Get some information on how you can earn money outside of your salary. Then, you can research those options on your own to learn more. Doing this is great at your current job, but be sure to do it before moving to another company.
Carrying Too Much Debt
Some debt is okay to have. Not all debt is horrible, such as a mortgage. However, you don't want to end up borrowing money to the extent that you have more debt than you can handle.
Having too much debt can make it hard to do a lot of things. For example, you might struggle to rent an apartment or buy a home or car.
Debt can also pile up on your credit report if you don't work to pay it off.
If you have a lot of debt, you should work to pay some of it off. You can start by paying off the smallest loan you have.
Another option is to pay off high-interest debt first. No method is perfect for everyone, so compare your options.
You can use a calculator to estimate how much you'll save with a specific payoff method.
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Paying Off Debt With Savings
No matter how you decide to get rid of debt, try not to use money in your savings account. This is money you've set aside for emergencies or other goals.
If you don't have money to pay off debt, start by trying to make the minimum payments. This will take longer, but it's a start and better than draining your savings balance.
You can pay off debt with the income you have outside of your savings budget. However, you might need to take on a side hustle for a while.
Then, you can earn extra money to put toward your debt. Depending on how much debt you have, this might not be feasible.
Another option is to sell your clothes to help pay off the debt. If you have a house or car debt, you can sell that item to pay off the loan.
Picking the Wrong Debt to Pay off First
When you start to pay off debt, it can be easy to pick the wrong type of debt. Doing that could set you back in your repayment journey.
Think about the loans you have, and look at the loan amounts and interest rates. Start with either the smallest loan or the one with the highest interest.
Paying the small loan can help you feel like you're making progress. On the other hand, getting rid of the highest interest rate might help you save money over the long term.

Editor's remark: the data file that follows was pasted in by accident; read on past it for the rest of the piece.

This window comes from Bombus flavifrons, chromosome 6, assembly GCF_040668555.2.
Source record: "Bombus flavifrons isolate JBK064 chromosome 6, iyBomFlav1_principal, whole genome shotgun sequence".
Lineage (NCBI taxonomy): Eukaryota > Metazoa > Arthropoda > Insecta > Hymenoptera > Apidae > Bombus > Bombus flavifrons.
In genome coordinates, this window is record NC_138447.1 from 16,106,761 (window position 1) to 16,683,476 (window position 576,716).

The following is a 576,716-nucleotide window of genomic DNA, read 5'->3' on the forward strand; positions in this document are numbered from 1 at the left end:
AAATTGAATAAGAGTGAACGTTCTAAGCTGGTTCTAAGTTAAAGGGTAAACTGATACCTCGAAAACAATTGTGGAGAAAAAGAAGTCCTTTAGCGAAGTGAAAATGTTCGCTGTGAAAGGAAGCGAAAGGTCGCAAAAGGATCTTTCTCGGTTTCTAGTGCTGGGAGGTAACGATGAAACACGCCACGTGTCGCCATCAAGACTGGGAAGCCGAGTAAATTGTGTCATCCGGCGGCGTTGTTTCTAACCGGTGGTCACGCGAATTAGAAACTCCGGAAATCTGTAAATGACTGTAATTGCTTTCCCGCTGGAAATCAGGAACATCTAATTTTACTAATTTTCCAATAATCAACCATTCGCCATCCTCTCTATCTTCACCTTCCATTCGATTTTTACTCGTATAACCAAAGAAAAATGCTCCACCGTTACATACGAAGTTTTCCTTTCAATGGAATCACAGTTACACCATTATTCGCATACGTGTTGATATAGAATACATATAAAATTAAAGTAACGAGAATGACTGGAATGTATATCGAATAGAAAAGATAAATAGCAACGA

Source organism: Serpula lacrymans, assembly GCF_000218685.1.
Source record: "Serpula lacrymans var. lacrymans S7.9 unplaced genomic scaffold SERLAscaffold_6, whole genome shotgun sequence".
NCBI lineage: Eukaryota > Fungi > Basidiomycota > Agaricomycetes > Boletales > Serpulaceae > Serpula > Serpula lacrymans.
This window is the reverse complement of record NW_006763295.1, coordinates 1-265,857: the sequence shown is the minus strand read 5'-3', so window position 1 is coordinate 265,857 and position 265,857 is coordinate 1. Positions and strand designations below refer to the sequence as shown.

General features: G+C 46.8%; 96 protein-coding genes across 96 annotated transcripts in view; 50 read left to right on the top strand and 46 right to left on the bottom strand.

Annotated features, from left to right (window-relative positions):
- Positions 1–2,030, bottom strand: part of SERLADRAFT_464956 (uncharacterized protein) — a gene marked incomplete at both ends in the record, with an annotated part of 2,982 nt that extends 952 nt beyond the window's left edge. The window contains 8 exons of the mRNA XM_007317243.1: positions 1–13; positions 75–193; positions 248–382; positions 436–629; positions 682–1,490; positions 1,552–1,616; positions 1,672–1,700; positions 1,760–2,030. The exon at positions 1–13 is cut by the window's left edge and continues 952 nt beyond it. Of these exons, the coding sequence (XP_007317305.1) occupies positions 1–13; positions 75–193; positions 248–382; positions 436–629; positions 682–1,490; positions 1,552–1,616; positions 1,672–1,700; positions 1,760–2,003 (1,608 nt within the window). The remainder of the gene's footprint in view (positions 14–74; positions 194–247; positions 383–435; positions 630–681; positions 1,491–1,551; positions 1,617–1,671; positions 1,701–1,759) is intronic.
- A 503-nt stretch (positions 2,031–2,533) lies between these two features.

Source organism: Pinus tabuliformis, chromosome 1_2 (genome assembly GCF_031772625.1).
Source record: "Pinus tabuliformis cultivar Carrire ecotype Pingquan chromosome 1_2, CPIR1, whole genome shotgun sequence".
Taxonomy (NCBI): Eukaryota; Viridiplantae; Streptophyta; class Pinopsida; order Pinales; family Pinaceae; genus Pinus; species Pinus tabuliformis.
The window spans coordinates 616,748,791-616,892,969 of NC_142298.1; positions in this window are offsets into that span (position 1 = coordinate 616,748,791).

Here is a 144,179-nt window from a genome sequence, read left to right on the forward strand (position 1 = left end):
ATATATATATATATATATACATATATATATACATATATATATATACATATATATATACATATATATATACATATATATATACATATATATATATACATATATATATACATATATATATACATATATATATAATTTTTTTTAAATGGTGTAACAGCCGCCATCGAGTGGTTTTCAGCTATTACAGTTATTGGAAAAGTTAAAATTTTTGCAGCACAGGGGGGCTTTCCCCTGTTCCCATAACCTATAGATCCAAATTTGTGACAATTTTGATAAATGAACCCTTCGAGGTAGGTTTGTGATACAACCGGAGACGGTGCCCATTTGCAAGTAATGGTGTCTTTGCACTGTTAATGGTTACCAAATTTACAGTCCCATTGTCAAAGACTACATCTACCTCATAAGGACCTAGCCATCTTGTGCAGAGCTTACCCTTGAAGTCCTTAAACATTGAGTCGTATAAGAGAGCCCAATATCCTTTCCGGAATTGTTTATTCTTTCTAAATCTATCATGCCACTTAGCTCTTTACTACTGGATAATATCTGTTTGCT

No Credit Monitoring or Account Alerts
Another one of the biggest and most common money mistakes you can make is not monitoring your credit or other accounts. If you don't, you could miss fraudulent transactions and other issues.
Create an account with one of the three credit bureaus. Get into the habit of checking your credit once a month to look for financial problems and resolve them as they pop up.
You can also set up account alerts on your credit cards and bank accounts. Ask your bank if you can get notifications about large or unusual transactions.
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No Legacy Planning
As much as you might not want to think about it, you'll die one day. Without a plan, you can stress out your loved ones after you pass.
Think about how you want to distribute your assets after your death. Then, work with a lawyer or use a template to draft your will and update it whenever something changes.
No Insurance Policies
You can buy various types of insurance, and you need specific coverage. Without insurance, you could deal with more debt or other money issues.
Consider what types of insurance you might need, such as:
- Homeowners' insurance
- Renters' insurance
- Health insurance
- Life insurance
- Car insurance
- Business insurance
Research insurance providers for the plans that you need. Make sure you get enough coverage and can afford the monthly premiums.
Undeveloped Emergency Fund
An emergency fund can help you if you get in a bad accident, need to replace your car, or need to take time off work- for addressing unexpected expenses. Without enough in your savings, you might need to pay for those things with a credit card or loan.
Aim to save between three and six months' worth of your living expenses. Then, if possible, you can save even more to have more of a cushion.
That way, you'll have money to cover bills if you lose your job or something else happens.
Over-Using Home Equity
You can use home equity to pay for improvements or other expenses. But you don't want to use too much equity, especially early on.
Taking out equity will decrease the equity you have on your home. You should always have at least some equity as equity.
Review how much equity you have in your home. Try not to exceed that equity at any one time.
If you need to use more equity, pay off any existing home equity loans or lines of credit so that you can stay in good financial shape.
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One financial issue that doesn't get a lot of attention is lifestyle creep. Lifestyle creep refers to spending more money as you make more. Even if you eventually make six figures, lifestyle creep could cause you to live paycheck to paycheck.
If you haven't already, start living below your means. Reducing your spending can help you save money to pay off debt or build your emergency fund.
When you get a raise at your job, add that to your savings or investments. It can be tempting to pay more for things, but you'll be able to save and have a better financial future.
Biggest Money Mistakes: The Bottom Line
Many people are prone to making money mistakes, both small and big mistakes. Unfortunately, some people can't avoid it, especially if they don't make a ton of money in the first place. Knowing about some of the most common financial mistakes and how to work to avoid them can help you reach your financial goals more easily.